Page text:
The downside to that is that online the person on the other end of the conversation can be or say anything and you never know until you meet them whether they’re sincere. They can be socially awkward and just not what you’re looking for – and you don’t know until you’ve already invested some time.

I once met a man who seemed to be a good conversationalist both online and on the telephone. When it came times to meet, however, his true colors came out. He lived in a small town about 40 minutes from me – he had the day off and suggested I drive up to his community after I got off a long day of work. After trying unsuccessfully to convince him to meet somewhere in between I drove up – and learned he was 12 years older than he said he was. And when it came time to leave he wanted to kiss me goodnight – and tried to shove his tongue down my throat. Ick.

* Digital communication. I’m grateful for all of the options there are for “talking” to people – texting, instant messaging, Facebook – but eventually I really do like to really talk. With my voice. To another person. Unfortunately, not everyone feels the same. I had one man actually leave a phone message that said, “I thought I’d surprise you with a phone call rather than a text.” True, it was a surprise – but to listen to his voice you’d think he was sending flowers.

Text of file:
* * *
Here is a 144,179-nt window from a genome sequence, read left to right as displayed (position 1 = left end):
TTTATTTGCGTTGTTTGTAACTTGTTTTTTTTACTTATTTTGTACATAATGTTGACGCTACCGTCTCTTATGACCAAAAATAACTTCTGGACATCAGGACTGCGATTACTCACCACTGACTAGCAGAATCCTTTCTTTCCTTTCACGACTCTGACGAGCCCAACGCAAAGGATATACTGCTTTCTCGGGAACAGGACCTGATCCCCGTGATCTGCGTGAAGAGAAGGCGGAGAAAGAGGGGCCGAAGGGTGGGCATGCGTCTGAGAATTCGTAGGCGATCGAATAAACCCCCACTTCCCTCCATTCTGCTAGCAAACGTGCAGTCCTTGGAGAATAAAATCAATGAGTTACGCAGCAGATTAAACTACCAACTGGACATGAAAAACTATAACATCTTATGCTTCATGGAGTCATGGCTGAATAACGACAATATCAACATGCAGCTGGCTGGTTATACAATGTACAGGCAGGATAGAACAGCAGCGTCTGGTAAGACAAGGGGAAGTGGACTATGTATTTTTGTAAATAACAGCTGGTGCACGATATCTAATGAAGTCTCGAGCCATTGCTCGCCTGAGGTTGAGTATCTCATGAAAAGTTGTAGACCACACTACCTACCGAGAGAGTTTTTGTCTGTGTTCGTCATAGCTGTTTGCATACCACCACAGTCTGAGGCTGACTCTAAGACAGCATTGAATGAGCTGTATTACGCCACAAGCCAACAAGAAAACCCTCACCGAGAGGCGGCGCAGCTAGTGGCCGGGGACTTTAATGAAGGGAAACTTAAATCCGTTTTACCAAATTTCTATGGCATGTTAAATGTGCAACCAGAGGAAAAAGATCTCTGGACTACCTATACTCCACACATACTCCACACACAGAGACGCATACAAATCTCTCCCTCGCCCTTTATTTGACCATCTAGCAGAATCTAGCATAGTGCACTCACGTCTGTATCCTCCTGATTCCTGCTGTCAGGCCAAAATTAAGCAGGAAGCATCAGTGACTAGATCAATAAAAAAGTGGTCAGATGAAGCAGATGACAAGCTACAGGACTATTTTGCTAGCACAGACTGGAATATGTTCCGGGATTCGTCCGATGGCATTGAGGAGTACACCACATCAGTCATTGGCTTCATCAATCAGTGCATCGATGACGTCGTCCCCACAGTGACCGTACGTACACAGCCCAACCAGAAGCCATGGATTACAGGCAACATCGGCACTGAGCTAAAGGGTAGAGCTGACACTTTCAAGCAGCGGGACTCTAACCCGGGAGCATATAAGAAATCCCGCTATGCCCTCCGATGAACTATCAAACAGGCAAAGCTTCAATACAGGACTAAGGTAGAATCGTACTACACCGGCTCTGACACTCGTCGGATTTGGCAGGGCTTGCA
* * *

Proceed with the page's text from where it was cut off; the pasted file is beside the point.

As a very good friend also pointed out, one big problem with only texting/IM’ing is that it’s not only impersonal in nature, it lets the party on the other line forget that there’s an actual person chatting. It’s a lot easier to hurt someone, stand someone up, lie to someone if you don’t have to see a look in the eye or hear a catch in the voice.